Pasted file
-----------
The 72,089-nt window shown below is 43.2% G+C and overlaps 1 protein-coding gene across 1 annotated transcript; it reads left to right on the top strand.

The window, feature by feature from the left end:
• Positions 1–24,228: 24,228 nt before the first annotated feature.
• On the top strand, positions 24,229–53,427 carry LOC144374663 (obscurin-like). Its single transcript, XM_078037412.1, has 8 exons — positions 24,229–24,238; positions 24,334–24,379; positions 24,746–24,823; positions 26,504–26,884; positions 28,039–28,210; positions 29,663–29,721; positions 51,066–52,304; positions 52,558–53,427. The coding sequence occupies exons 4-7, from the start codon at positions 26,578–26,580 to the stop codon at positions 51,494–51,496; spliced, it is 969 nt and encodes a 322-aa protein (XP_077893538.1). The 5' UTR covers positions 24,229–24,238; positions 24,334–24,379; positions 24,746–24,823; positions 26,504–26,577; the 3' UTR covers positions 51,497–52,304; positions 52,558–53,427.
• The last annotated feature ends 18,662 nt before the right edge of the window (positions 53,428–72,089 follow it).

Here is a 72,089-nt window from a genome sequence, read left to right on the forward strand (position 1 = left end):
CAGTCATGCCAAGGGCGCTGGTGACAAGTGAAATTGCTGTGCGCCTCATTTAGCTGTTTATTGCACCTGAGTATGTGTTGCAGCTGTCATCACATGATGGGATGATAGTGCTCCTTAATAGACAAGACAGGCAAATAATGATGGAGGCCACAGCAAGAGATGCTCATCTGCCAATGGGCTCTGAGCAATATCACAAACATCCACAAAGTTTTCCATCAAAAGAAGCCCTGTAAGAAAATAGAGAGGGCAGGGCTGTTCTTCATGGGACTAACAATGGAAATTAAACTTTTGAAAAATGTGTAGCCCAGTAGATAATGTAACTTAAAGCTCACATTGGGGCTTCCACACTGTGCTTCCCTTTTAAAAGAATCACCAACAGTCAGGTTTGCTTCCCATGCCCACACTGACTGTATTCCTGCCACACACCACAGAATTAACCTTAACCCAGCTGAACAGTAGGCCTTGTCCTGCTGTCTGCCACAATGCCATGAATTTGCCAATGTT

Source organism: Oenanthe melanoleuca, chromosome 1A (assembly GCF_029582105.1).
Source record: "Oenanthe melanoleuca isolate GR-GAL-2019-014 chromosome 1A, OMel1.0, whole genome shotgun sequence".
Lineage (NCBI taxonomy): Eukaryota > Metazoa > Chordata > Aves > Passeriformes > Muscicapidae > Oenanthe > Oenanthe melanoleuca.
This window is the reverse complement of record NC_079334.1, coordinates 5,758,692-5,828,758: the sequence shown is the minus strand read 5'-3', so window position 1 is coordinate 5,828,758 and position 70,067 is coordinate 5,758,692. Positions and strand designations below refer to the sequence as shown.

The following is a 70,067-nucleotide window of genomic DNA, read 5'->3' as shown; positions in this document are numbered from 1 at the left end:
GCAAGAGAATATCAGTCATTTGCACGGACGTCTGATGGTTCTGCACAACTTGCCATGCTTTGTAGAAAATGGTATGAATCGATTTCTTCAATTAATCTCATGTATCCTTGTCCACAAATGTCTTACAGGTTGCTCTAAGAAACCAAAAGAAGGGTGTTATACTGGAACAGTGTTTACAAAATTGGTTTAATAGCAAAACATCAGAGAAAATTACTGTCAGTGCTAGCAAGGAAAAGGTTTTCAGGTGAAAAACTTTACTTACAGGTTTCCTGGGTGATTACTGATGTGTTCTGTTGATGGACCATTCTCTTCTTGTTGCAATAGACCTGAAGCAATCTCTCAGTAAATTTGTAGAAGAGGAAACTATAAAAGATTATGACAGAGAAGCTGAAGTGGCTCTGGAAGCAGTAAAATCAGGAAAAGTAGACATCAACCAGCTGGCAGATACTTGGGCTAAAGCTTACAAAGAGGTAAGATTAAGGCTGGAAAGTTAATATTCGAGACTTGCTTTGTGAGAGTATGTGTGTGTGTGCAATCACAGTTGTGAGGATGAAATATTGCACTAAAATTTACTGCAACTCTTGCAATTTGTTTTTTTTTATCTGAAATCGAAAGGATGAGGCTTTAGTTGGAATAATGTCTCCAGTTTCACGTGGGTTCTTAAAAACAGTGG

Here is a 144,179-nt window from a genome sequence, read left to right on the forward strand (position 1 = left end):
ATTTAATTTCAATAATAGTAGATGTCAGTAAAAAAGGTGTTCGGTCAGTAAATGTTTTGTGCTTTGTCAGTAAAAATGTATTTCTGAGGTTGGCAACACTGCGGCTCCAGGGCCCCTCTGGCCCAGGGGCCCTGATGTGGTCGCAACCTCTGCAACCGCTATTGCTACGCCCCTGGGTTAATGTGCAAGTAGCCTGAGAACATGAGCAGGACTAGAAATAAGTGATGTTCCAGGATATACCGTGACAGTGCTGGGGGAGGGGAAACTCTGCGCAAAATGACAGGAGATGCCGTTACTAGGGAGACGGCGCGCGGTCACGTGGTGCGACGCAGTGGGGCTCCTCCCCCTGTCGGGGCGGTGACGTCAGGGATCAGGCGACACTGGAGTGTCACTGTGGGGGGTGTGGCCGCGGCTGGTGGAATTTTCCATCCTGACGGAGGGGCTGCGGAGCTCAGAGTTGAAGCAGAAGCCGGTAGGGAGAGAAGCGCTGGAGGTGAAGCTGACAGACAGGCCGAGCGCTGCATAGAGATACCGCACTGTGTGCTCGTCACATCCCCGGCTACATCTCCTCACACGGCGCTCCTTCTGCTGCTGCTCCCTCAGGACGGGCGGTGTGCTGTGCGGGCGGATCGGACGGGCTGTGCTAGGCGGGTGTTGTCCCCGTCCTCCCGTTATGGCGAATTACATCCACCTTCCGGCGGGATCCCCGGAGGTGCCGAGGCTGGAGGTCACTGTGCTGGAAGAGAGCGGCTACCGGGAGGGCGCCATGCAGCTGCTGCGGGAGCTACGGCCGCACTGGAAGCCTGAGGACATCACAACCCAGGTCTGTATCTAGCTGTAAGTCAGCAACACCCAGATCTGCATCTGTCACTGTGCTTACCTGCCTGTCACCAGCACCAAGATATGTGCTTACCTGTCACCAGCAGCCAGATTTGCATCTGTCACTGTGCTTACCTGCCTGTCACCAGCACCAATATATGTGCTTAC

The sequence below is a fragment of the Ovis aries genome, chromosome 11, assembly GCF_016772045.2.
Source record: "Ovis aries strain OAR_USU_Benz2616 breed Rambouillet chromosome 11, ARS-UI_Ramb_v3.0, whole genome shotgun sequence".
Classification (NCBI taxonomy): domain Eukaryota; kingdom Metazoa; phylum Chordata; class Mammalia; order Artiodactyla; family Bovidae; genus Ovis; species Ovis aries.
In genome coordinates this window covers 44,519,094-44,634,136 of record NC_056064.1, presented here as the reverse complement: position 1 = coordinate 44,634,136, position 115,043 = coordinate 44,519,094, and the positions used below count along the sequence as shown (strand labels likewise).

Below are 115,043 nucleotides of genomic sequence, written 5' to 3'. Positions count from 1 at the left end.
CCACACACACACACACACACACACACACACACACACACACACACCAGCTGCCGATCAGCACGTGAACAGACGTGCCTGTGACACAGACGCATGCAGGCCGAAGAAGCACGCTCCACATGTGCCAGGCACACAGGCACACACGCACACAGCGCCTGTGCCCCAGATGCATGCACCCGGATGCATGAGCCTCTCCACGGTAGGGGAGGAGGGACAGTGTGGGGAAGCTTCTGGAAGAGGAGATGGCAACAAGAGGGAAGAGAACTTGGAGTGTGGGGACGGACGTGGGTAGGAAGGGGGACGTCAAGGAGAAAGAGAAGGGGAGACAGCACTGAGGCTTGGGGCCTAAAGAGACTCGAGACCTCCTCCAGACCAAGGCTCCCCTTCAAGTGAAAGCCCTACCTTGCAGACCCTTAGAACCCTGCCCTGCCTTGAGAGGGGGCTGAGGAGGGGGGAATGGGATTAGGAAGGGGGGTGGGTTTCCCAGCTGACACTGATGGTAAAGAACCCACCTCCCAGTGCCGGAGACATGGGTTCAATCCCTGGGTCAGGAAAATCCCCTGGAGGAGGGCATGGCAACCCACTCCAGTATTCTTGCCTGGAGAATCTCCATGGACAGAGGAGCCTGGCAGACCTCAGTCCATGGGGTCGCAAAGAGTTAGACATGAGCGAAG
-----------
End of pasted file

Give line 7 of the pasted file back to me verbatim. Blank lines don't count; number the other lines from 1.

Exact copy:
CAGTCATGCCAAGGGCGCTGGTGACAAGTGAAATTGCTGTGCGCCTCATTTAGCTGTTTATTGCACCTGAGTATGTGTTGCAGCTGTCATCACATGATGGGATGATAGTGCTCCTTAATAGACAAGACAGGCAAATAATGATGGAGGCCACAGCAAGAGATGCTCATCTGCCAATGGGCTCTGAGCAATATCACAAACATCCACAAAGTTTTCCATCAAAAGAAGCCCTGTAAGAAAATAGAGAGGGCAGGGCTGTTCTTCATGGGACTAACAATGGAAATTAAACTTTTGAAAAATGTGTAGCCCAGTAGATAATGTAACTTAAAGCTCACATTGGGGCTTCCACACTGTGCTTCCCTTTTAAAAGAATCACCAACAGTCAGGTTTGCTTCCCATGCCCACACTGACTGTATTCCTGCCACACACCACAGAATTAACCTTAACCCAGCTGAACAGTAGGCCTTGTCCTGCTGTCTGCCACAATGCCATGAATTTGCCAATGTT